What is resting metabolic rate and how to increase it?
In this article you’ll find the answers to the following questions:
- What exactly is resting metabolic rate (RMR)?
- What is the main difference between resting metabolic rate and basal metabolic rate (BMR)?
- What are the factors that affect your RMR?
- How strength training increases the resting metabolic rate?
- How to calculate your RMR?
- How can you increase your metabolic rate?
- How to use your RMR to lose fat or gain muscle (importance of knowing this number)?
What is resting metabolic rate (RMR)?
Your resting metabolic rate (RMB) is the rate at which you burn calories on essential body functions, such as breathing, organ function, and blood circulation while you are awake and in a nonfasting state. In other words, your resting metabolic rate is the number of calories your burn over 24 hours while lying down but not sleeping. It accounts for 60–75% of the calories you burn daily.
There is another term – basal metabolic rate – which is something slightly different. Your basal metabolic rate (BMR) is the rate at which you burn calories on essential body functions during sleep. However, most methods measure the resting metabolic rate (RMR). RMR is typically only slightly higher than BMR and is determined under less rigorous conditions.
What determines resting metabolic rate?
A wide variety of factors affect your RMB. Age, sex, genetics, hormonal changes, body size, body composition, temperature, altitude, illness, medication, food and caffeine intake, and cigarette smoking are among most important factors that dictate the rate at which you burn calories on essential body functions. Certain factors you can’t alter — such as age, sex, and genetic — but the rest you can.
However, the most important factor that determines your RMR is the amount of fat-free mass (lean body mass) you have (muscle, bone and vital organs). This is calorie burning tissue so the more fat-free mass you have the higher your RMR will be. Therefore, your RMR will decrease as you lose muscle.
Effect of strength training on resting metabolic rate
Strength training increases the resting metabolic rate (RMR) by increasing muscle mass. Muscle has a higher energy requirement than fat tissue, so the more muscle you have, the higher your metabolic rate. In other words, since the normal resting energy requirements of muscle are high, people with more muscle mass should definitely burn much more more calories at rest and throughout the day.
Research has shown that adding 1.4 kg of muscle increases RMR by 7 per cent and daily calorie requirement by 15 per cent. At rest, 0.45 kg of muscle tissue requires 35 kcal/day. During exercise, energy expenditure rises dramatically – five to 10 times above the resting level. Thus, the more muscle tissue you have, the greater the number of calories expended during exercise and at rest.
How to calculate resting metabolic rate?
If you don’t like math equations, the easiest way to find your RMR is to use a quick and easy resting metabolic rate calculator. In order to use RMB calculator, you simply need to know your height, your current weight, your age, and your gender. However, be aware that even the best RMR calculators provide only a best guess. Therefore, you should use this calculators as a guide only.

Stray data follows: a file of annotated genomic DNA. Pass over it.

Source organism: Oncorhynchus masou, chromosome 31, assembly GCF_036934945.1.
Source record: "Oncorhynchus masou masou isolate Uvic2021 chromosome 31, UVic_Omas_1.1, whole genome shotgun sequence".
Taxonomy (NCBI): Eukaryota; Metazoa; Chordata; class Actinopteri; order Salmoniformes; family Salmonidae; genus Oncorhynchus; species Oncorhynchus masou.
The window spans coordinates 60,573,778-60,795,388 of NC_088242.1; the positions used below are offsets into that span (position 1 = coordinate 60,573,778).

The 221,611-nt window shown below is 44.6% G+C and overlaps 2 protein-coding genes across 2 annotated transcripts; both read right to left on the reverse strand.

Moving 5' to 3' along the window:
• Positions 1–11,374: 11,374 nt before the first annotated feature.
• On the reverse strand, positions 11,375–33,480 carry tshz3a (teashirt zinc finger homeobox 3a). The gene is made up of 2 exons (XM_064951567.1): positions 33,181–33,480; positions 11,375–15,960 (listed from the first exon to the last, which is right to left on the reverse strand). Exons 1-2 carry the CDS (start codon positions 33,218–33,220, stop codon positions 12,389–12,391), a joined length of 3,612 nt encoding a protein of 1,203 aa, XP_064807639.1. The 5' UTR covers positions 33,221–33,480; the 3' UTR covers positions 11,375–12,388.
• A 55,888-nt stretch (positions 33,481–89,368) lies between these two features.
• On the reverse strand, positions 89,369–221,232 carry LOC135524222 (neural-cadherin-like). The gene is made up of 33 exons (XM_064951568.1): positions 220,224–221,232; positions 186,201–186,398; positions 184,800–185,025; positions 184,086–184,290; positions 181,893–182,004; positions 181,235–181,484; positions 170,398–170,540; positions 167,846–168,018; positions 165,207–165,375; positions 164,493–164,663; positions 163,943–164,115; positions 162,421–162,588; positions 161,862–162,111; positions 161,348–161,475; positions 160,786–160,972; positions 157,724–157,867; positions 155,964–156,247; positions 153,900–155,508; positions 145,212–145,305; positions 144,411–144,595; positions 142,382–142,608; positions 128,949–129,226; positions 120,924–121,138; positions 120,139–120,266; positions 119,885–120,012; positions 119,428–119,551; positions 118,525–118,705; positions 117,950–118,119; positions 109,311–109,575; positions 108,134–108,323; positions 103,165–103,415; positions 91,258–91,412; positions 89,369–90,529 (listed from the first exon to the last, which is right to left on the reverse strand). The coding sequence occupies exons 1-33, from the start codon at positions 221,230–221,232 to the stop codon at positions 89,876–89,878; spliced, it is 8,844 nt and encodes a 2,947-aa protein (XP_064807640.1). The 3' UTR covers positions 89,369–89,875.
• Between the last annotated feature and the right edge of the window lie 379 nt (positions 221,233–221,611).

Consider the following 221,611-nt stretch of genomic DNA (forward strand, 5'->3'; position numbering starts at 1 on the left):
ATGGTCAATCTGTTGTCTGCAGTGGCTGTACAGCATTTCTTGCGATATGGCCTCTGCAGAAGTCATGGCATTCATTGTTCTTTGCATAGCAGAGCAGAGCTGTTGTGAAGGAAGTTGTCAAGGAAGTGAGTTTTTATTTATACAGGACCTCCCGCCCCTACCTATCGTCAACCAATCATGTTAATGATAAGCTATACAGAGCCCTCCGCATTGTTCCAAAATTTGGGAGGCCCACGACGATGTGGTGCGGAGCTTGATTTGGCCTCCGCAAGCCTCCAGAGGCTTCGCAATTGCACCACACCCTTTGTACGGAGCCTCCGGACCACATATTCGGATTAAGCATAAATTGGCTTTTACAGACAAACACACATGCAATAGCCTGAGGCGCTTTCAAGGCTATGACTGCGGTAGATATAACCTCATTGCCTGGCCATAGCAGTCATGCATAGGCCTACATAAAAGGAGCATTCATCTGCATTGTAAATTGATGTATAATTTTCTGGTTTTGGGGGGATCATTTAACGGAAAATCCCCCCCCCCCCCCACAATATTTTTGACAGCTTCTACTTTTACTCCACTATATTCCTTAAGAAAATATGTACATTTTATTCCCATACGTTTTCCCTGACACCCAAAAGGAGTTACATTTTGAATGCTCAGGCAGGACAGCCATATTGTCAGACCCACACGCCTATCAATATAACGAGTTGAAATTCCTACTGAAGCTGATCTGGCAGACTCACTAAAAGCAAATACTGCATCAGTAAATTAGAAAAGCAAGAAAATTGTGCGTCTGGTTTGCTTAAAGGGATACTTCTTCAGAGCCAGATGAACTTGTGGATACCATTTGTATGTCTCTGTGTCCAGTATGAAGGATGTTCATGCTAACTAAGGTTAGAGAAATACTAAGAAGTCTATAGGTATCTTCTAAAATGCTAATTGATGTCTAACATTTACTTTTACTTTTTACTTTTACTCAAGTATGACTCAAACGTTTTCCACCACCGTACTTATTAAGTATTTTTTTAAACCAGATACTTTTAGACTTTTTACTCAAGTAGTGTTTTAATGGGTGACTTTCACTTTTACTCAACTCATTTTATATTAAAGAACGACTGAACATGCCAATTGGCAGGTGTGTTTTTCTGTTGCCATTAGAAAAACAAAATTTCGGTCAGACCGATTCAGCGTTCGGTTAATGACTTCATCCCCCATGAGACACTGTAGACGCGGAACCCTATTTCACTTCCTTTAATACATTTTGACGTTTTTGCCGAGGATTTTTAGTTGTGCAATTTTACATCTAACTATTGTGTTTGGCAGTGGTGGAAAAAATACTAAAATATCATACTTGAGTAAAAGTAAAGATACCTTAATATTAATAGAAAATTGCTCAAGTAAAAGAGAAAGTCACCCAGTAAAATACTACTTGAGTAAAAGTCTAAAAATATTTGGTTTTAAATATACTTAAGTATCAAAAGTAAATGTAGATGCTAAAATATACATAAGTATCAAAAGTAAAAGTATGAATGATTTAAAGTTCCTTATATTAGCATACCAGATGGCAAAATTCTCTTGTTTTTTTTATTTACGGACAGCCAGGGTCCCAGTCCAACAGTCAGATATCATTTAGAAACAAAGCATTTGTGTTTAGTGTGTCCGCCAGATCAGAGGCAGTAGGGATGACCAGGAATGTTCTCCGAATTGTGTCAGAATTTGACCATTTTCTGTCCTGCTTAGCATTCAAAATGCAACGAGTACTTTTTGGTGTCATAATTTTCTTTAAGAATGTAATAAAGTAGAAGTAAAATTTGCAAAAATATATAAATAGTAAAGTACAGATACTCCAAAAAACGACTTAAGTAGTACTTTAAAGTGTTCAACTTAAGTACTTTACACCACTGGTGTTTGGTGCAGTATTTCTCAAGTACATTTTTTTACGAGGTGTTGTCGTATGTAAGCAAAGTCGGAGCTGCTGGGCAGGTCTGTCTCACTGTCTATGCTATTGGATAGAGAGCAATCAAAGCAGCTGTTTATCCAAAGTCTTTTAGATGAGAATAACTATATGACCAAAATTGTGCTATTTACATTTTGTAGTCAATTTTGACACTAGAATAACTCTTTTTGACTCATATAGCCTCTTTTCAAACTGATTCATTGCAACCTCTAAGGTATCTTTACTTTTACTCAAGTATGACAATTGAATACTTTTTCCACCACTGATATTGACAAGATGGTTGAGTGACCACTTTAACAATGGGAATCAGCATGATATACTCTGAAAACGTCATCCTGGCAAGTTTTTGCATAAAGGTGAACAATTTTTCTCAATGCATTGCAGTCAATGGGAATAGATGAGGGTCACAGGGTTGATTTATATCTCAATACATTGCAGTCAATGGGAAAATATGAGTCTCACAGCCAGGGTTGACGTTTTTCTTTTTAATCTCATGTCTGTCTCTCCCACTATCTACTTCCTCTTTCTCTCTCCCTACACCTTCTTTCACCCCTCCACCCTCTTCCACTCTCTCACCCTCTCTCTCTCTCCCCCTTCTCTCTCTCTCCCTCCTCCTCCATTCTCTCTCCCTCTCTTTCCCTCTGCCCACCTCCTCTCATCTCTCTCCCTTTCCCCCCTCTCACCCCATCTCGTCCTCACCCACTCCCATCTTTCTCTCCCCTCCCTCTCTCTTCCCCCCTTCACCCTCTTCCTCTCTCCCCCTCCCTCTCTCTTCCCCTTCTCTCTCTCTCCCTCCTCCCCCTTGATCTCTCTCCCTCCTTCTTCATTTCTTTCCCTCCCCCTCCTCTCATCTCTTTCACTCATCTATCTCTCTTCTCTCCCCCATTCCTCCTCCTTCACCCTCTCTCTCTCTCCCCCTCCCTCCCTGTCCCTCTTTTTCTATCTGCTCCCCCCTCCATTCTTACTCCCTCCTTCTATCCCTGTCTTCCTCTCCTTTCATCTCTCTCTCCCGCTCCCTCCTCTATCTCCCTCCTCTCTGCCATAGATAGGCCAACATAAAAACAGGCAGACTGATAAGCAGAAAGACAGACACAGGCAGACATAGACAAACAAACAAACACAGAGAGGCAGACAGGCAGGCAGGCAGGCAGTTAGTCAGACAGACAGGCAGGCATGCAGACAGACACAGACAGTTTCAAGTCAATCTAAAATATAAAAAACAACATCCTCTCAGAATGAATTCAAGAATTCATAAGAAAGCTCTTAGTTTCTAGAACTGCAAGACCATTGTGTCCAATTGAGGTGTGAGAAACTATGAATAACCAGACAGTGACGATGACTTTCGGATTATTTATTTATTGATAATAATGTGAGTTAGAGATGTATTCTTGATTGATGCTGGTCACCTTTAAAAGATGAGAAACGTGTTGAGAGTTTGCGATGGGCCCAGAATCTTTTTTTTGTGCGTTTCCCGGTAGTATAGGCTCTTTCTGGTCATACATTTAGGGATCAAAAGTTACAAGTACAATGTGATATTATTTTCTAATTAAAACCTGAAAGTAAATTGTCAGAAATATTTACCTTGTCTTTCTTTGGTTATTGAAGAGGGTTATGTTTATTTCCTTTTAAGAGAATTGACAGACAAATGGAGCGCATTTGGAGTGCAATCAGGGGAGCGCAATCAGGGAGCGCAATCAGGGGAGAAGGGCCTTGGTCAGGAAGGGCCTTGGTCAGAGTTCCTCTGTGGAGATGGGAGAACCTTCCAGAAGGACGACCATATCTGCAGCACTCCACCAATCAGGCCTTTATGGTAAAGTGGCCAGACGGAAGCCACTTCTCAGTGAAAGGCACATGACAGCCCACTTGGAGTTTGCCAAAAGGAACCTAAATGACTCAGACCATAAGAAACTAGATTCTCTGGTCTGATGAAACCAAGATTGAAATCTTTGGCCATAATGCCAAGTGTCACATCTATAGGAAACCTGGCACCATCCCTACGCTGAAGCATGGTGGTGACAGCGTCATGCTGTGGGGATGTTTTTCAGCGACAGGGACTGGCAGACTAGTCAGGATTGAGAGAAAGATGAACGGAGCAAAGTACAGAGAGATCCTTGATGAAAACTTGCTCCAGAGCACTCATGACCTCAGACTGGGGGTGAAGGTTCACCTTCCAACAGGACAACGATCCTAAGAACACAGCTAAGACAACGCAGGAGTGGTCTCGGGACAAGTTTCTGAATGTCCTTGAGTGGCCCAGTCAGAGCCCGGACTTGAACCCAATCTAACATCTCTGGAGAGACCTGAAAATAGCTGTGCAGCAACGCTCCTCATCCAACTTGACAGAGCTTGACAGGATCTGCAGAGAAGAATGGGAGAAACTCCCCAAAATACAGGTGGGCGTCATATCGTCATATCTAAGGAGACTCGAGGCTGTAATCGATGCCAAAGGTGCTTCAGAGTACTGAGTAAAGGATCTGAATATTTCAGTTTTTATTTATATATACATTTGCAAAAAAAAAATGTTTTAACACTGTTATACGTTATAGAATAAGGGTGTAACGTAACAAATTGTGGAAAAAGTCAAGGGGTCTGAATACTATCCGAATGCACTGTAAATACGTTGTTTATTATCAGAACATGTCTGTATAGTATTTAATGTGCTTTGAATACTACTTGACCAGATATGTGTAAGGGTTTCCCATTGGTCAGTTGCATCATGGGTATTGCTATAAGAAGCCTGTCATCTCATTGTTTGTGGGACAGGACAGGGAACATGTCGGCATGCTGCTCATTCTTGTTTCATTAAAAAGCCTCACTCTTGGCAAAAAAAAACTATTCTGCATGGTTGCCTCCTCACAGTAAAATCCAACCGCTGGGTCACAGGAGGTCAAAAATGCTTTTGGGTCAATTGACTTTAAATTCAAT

If you love math, you can also calculate resting metabolic rate on your own. Although you can get a very good estimation of your basal metabolic rate simply by multiplying your body weight in pounds by 10, the Harris-Benedict equation provides a more precise, although still imperfect, approximation.
- Men: RMR = 88.362 + (13.397 x weight in kg) + (4.799 x height in cm) – (5.677 x age in years)
- Women: BMR = 447.593 + (9.247 x weight in kg) + (3.098 x height in cm) – (4.330 x age in years)
In these equations weight is measured in kilograms, height in centimeters, and age in years. The result is in kcal/day.
How can I increase my metabolic rate?
• Add muscle
• Eat small meals often through the day
• Eat a good breakfast
• Go for a walk after a meal
• Drink more cold water
• Get a good night’s sleep
Making small lifestyle changes and incorporating these tips into your routine can increase your metabolism. Having a higher metabolism can help you lose weight and keep it off, while also giving you more energy.
How to use your RMR to lose fat or gain muscle?
Once you use your RMR to determine your total daily energy expenditure (TDEE), you can make sure that the nutrition plan you follow is appropriate for your level of energy expenditure and that it isn’t giving you too many or too few calories (depending on your fitness goals). Being armed with this knowledge, rather than guesstimating or blindly following a plan without scaling it to your individual needs, can make or break your muscle gains or fat loss.
Resting metabolic rate represents the minimal amount of energy required to sustain vital bodily functions such as blood circulation, respiration, and temperature regulation while you are awake and in a nonfasting state. RMR is closely related to one’s muscle mass, so we actually have a bit of control over our resting metabolism in that we can increase our own muscle mass. RMR is also the starting point when trying to calculate your daily calorie needs.